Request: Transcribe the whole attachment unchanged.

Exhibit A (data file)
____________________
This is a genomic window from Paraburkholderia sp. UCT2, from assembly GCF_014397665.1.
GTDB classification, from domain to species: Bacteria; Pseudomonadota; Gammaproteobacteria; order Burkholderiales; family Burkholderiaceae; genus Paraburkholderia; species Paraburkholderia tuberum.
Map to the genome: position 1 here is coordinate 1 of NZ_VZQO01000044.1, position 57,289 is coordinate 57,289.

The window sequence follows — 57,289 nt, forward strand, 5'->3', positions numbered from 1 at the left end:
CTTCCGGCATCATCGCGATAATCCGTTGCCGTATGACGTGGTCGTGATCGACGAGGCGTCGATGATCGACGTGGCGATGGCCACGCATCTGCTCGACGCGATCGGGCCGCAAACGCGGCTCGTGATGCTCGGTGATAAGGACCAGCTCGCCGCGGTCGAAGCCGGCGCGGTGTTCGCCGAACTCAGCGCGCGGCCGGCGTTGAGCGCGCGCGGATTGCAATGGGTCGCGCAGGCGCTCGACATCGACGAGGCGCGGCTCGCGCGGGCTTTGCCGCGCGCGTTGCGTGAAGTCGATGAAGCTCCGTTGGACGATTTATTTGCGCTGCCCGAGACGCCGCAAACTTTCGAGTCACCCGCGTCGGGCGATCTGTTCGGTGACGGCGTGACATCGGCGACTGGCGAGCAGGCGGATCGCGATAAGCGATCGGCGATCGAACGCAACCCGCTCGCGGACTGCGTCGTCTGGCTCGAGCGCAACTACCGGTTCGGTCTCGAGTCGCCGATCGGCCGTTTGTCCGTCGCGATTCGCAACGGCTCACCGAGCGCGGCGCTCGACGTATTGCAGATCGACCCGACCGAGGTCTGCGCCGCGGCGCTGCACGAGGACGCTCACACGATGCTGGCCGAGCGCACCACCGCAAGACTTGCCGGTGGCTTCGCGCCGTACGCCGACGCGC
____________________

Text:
This is a genomic window from Paraburkholderia sp. UCT2, from assembly GCF_014397665.1.
GTDB classification, from domain to species: Bacteria; Pseudomonadota; Gammaproteobacteria; order Burkholderiales; family Burkholderiaceae; genus Paraburkholderia; species Paraburkholderia tuberum.
Map to the genome: position 1 here is coordinate 1 of NZ_VZQO01000044.1, position 57,289 is coordinate 57,289.

The window sequence follows — 57,289 nt, forward strand, 5'->3', positions numbered from 1 at the left end:
CTTCCGGCATCATCGCGATAATCCGTTGCCGTATGACGTGGTCGTGATCGACGAGGCGTCGATGATCGACGTGGCGATGGCCACGCATCTGCTCGACGCGATCGGGCCGCAAACGCGGCTCGTGATGCTCGGTGATAAGGACCAGCTCGCCGCGGTCGAAGCCGGCGCGGTGTTCGCCGAACTCAGCGCGCGGCCGGCGTTGAGCGCGCGCGGATTGCAATGGGTCGCGCAGGCGCTCGACATCGACGAGGCGCGGCTCGCGCGGGCTTTGCCGCGCGCGTTGCGTGAAGTCGATGAAGCTCCGTTGGACGATTTATTTGCGCTGCCCGAGACGCCGCAAACTTTCGAGTCACCCGCGTCGGGCGATCTGTTCGGTGACGGCGTGACATCGGCGACTGGCGAGCAGGCGGATCGCGATAAGCGATCGGCGATCGAACGCAACCCGCTCGCGGACTGCGTCGTCTGGCTCGAGCGCAACTACCGGTTCGGTCTCGAGTCGCCGATCGGCCGTTTGTCCGTCGCGATTCGCAACGGCTCACCGAGCGCGGCGCTCGACGTATTGCAGATCGACCCGACCGAGGTCTGCGCCGCGGCGCTGCACGAGGACGCTCACACGATGCTGGCCGAGCGCACCACCGCAAGACTTGCCGGTGGCTTCGCGCCGTACGCCGACGCGC